Maloney is correct that "organic" does not automatically mean "local," although he overstates the degree to which that is a problem

I feel like I've been floggin the same horse- but this is a popular race this week...

“The food we put into our mouths today travels an average of thirteen hundred miles from where it is produced, changing hands at least six times along the way.” Coming Home to Eat, Garry Paul Nabham.

This simple quote gives light to the crux of fossil fuel consumption still being tied up in the problem when non-local organic produce is purchased, and sustained.

To preach "Buy Organic" is an oversimplification of a thick problem- one that the Slate article does a good job of bringing to light (it's certainly stirred up a number of online discussions: eGullet, Treehugger, SlashFood...).

My city council just made a very unpopular vote to allow a Whole Foods to develop in our downtown. In fact we’ve just now dubbed WF as "the Texas chain-store massacre". This development will put a WF in direct competition with our locally owned grocery stores and our downtown farmers market. (The item that greased our councilors' palms- a promised parking garage that is needed on that part of town.)

When more than one-third of all truck traffic is carrying food, I think looking at how WF impacts local economies is a very valid point of discussion. Personally, if I have to choose local vs imported organic, I’m choosing local.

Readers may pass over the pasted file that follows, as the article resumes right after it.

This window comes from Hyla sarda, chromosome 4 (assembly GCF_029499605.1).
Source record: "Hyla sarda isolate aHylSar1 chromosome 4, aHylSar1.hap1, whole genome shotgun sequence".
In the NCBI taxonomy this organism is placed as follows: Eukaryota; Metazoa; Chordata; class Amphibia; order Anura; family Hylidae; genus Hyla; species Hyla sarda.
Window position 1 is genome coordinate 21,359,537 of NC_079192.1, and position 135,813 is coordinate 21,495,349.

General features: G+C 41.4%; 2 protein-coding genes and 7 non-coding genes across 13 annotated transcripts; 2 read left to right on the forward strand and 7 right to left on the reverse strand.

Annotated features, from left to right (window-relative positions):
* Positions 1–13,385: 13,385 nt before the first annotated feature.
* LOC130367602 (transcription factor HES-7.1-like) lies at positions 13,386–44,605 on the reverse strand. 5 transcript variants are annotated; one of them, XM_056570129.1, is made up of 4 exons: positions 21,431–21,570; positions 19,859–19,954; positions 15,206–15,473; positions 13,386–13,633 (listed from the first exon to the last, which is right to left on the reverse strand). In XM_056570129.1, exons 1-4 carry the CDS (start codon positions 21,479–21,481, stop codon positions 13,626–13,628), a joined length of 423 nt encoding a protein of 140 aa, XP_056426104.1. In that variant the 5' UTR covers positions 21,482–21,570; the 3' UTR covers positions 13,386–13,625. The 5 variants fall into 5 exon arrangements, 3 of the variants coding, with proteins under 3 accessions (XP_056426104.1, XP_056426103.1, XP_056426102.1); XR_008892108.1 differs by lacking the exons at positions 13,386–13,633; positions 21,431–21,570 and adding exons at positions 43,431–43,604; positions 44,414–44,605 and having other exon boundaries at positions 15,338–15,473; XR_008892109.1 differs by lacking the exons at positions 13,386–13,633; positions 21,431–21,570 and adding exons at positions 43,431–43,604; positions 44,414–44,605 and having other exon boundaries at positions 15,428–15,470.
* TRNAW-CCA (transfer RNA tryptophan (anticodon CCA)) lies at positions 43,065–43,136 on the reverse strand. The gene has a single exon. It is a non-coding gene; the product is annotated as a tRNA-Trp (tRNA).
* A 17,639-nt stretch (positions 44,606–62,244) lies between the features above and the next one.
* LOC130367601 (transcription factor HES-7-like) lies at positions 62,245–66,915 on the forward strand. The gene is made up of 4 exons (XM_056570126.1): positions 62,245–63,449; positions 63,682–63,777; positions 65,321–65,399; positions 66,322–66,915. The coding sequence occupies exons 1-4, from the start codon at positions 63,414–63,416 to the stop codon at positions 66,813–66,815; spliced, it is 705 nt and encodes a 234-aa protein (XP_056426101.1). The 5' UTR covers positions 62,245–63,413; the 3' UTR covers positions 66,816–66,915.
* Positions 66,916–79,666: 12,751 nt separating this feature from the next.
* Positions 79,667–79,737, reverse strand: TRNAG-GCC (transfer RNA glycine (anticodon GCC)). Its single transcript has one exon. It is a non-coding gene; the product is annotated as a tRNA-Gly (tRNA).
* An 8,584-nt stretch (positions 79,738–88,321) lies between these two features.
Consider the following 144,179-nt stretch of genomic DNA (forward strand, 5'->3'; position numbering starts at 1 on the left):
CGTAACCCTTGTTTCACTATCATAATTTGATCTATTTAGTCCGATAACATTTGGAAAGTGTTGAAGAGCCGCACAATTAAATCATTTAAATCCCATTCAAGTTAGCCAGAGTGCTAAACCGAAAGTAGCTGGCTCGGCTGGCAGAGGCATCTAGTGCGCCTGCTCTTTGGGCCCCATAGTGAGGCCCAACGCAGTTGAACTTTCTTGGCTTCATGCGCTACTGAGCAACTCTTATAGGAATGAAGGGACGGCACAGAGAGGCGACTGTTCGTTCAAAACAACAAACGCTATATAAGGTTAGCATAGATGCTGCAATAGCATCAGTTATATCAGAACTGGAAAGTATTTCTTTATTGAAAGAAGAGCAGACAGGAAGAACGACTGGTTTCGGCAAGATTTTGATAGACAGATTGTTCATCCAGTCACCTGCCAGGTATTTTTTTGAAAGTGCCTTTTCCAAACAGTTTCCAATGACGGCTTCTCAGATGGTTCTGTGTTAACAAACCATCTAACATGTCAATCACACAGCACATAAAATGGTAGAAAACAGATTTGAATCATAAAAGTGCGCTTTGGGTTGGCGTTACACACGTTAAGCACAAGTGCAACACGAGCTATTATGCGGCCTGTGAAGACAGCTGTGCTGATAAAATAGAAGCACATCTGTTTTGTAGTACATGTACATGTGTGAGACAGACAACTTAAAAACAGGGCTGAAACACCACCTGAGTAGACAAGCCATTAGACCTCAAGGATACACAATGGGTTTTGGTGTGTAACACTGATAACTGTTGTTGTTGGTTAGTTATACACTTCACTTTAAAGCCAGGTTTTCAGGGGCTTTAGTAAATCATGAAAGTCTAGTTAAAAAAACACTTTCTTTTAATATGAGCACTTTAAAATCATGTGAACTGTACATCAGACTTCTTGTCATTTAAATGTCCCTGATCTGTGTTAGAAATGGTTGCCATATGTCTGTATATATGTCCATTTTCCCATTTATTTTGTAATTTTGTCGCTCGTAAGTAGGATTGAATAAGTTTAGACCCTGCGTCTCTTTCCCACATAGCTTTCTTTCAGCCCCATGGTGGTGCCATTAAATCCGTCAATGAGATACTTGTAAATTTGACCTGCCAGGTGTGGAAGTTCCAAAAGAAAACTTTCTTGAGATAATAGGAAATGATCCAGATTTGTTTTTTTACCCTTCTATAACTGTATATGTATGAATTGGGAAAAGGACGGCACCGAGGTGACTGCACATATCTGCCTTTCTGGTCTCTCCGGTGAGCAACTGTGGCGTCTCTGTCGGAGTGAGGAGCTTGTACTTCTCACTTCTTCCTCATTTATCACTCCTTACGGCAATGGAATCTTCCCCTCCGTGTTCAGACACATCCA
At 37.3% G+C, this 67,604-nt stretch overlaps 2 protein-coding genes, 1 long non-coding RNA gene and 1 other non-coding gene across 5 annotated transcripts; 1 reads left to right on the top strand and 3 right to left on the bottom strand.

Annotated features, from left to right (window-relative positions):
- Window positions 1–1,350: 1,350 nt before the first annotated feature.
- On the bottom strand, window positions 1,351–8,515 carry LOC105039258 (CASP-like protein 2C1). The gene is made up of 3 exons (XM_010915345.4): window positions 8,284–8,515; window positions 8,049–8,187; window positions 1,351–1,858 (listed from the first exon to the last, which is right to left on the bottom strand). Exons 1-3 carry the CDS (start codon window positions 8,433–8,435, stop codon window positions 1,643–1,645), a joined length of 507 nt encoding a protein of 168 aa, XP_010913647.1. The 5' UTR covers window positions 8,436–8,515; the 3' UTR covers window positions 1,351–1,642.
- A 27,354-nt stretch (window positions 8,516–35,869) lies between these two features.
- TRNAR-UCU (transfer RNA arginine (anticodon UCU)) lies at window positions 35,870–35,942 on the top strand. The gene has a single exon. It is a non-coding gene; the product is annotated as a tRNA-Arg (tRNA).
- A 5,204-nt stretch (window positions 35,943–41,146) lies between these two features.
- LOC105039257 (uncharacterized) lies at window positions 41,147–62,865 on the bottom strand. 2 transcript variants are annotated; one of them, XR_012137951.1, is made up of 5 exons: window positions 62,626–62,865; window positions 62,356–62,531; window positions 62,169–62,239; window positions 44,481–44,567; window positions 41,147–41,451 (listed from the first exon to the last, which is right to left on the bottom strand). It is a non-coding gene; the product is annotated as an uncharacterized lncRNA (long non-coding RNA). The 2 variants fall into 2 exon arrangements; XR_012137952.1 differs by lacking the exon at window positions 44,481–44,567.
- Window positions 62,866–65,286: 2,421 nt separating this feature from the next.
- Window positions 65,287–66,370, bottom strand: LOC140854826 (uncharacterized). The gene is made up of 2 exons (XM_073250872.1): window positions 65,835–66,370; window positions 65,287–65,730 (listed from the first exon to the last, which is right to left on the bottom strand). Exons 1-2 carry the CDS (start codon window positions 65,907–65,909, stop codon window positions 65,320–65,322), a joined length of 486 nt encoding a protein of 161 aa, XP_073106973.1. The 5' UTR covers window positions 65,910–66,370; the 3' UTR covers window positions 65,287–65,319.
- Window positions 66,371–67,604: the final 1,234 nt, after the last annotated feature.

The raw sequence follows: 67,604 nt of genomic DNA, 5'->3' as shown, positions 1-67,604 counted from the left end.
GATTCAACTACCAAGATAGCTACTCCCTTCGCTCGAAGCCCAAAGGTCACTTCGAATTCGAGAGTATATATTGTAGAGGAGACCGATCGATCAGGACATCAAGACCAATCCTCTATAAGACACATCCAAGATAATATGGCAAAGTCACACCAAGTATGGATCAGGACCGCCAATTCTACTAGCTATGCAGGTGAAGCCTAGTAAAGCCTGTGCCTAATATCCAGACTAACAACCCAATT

extramsg said...

And the left always accuses the right of being absolutist....

I find it interesting that there's been such a growing movement to "take down" Whole Foods. I think what it shows is that what the left likes least of all is success.

Even the fossil fuel issue is only another piece. What about the efficiencies in land use. It takes a hell of a lot more resources to grow a tomato in Wyoming than it does in California. However, while you can raise a cow on less acreage in California than you can in Wyoming, the land in Wyoming has fewer alternative uses.

Why do fossil fuels get privileged before all other costs? Has global warming become the eco-left's raison d'etre, like abortion for the Christian right or feminist left?

It's also worth noting that the market to a large degree does take these costs into account. (Not as much as it would if we had a truly free market where tariffs, subsidies, and externalities usually allowed to be discounted by government regulation didn't alter the accounting.)

Anonymous said...

At all of the Whole Foods I shop at the state or country of origin of the produce is listed, so you can, to the extent possible, attempt to buy organic and local. Not perfect but better than most other supermarkets.

Parke Wilde said...

Mcauliflower also has a great post on this topic on her smart and entertaining Brownie Points weblog. Still, I agree more with extramsg and anonymous on this one. What I like about local farmers markets, small independent health food stores, and major upscale whole foods retail chains alike is that they all compete in a marketplace of food and ideas, not food alone. If Whole Foods makes an error of judgement, such as over-emphasizing organic (low-pesticide) produce and under-emphasizing local (low-energy-use) produce, the chain's customers will soon set them straight. No need for regulation from city council.